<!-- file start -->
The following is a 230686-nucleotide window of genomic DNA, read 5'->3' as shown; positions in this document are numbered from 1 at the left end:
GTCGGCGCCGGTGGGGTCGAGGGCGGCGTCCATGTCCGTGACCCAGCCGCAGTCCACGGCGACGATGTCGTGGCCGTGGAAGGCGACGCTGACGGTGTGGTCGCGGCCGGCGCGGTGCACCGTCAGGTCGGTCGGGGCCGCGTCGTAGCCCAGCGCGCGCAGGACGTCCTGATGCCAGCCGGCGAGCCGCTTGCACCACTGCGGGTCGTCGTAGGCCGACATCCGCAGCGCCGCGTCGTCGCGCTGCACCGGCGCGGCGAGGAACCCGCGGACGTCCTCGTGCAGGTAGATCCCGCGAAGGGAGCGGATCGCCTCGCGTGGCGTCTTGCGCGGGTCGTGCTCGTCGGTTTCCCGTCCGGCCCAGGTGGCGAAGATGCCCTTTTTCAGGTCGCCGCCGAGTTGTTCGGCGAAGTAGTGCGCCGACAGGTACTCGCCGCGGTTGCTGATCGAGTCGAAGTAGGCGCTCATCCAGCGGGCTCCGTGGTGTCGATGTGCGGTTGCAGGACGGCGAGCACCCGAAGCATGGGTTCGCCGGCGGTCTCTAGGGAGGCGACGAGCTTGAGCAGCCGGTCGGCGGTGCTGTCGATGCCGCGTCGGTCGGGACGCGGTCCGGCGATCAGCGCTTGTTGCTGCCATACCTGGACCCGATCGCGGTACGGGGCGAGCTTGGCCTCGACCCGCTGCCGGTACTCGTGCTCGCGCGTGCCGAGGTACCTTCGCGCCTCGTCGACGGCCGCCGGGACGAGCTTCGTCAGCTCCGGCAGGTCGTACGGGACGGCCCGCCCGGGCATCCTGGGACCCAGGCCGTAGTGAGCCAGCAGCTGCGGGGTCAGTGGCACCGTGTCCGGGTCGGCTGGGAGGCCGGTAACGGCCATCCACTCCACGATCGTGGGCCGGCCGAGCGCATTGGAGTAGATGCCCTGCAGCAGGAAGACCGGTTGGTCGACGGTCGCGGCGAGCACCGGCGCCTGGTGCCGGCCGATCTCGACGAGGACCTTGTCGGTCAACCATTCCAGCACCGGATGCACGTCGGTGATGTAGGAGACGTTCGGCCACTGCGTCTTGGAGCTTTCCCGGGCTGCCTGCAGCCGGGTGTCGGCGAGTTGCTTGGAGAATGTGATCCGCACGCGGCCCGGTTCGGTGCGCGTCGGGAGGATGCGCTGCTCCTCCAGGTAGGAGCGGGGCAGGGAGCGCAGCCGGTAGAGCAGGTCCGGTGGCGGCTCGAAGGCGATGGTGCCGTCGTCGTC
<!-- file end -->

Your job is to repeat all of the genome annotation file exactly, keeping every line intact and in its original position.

The following is a 230686-nucleotide window of genomic DNA, read 5'->3' as shown; positions in this document are numbered from 1 at the left end:
GTCGGCGCCGGTGGGGTCGAGGGCGGCGTCCATGTCCGTGACCCAGCCGCAGTCCACGGCGACGATGTCGTGGCCGTGGAAGGCGACGCTGACGGTGTGGTCGCGGCCGGCGCGGTGCACCGTCAGGTCGGTCGGGGCCGCGTCGTAGCCCAGCGCGCGCAGGACGTCCTGATGCCAGCCGGCGAGCCGCTTGCACCACTGCGGGTCGTCGTAGGCCGACATCCGCAGCGCCGCGTCGTCGCGCTGCACCGGCGCGGCGAGGAACCCGCGGACGTCCTCGTGCAGGTAGATCCCGCGAAGGGAGCGGATCGCCTCGCGTGGCGTCTTGCGCGGGTCGTGCTCGTCGGTTTCCCGTCCGGCCCAGGTGGCGAAGATGCCCTTTTTCAGGTCGCCGCCGAGTTGTTCGGCGAAGTAGTGCGCCGACAGGTACTCGCCGCGGTTGCTGATCGAGTCGAAGTAGGCGCTCATCCAGCGGGCTCCGTGGTGTCGATGTGCGGTTGCAGGACGGCGAGCACCCGAAGCATGGGTTCGCCGGCGGTCTCTAGGGAGGCGACGAGCTTGAGCAGCCGGTCGGCGGTGCTGTCGATGCCGCGTCGGTCGGGACGCGGTCCGGCGATCAGCGCTTGTTGCTGCCATACCTGGACCCGATCGCGGTACGGGGCGAGCTTGGCCTCGACCCGCTGCCGGTACTCGTGCTCGCGCGTGCCGAGGTACCTTCGCGCCTCGTCGACGGCCGCCGGGACGAGCTTCGTCAGCTCCGGCAGGTCGTACGGGACGGCCCGCCCGGGCATCCTGGGACCCAGGCCGTAGTGAGCCAGCAGCTGCGGGGTCAGTGGCACCGTGTCCGGGTCGGCTGGGAGGCCGGTAACGGCCATCCACTCCACGATCGTGGGCCGGCCGAGCGCATTGGAGTAGATGCCCTGCAGCAGGAAGACCGGTTGGTCGACGGTCGCGGCGAGCACCGGCGCCTGGTGCCGGCCGATCTCGACGAGGACCTTGTCGGTCAACCATTCCAGCACCGGATGCACGTCGGTGATGTAGGAGACGTTCGGCCACTGCGTCTTGGAGCTTTCCCGGGCTGCCTGCAGCCGGGTGTCGGCGAGTTGCTTGGAGAATGTGATCCGCACGCGGCCCGGTTCGGTGCGCGTCGGGAGGATGCGCTGCTCCTCCAGGTAGGAGCGGGGCAGGGAGCGCAGCCGGTAGAGCAGGTCCGGTGGCGGCTCGAAGGCGATGGTGCCGTCGTCGTC